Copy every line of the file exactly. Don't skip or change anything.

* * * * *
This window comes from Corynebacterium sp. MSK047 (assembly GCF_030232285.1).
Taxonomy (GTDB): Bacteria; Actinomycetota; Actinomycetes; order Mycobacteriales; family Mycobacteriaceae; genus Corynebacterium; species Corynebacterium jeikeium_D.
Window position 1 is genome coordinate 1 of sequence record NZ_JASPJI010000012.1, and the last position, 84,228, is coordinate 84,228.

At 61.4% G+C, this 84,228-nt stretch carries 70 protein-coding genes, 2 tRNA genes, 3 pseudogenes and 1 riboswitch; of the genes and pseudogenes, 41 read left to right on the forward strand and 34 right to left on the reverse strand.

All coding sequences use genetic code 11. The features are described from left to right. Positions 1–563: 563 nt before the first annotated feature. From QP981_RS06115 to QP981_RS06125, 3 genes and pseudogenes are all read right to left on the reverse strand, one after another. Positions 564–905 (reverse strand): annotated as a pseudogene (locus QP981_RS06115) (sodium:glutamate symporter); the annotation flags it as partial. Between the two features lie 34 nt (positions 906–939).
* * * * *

This window comes from Corynebacterium sp. MSK047 (assembly GCF_030232285.1).
Taxonomy (GTDB): Bacteria; Actinomycetota; Actinomycetes; order Mycobacteriales; family Mycobacteriaceae; genus Corynebacterium; species Corynebacterium jeikeium_D.
Window position 1 is genome coordinate 1 of sequence record NZ_JASPJI010000012.1, and the last position, 84,228, is coordinate 84,228.

At 61.4% G+C, this 84,228-nt stretch carries 70 protein-coding genes, 2 tRNA genes, 3 pseudogenes and 1 riboswitch; of the genes and pseudogenes, 41 read left to right on the forward strand and 34 right to left on the reverse strand.

All coding sequences use genetic code 11. The features are described from left to right. Positions 1–563: 563 nt before the first annotated feature. From QP981_RS06115 to QP981_RS06125, 3 genes and pseudogenes are all read right to left on the reverse strand, one after another. Positions 564–905 (reverse strand): annotated as a pseudogene (locus QP981_RS06115) (sodium:glutamate symporter); the annotation flags it as partial. Between the two features lie 34 nt (positions 906–939).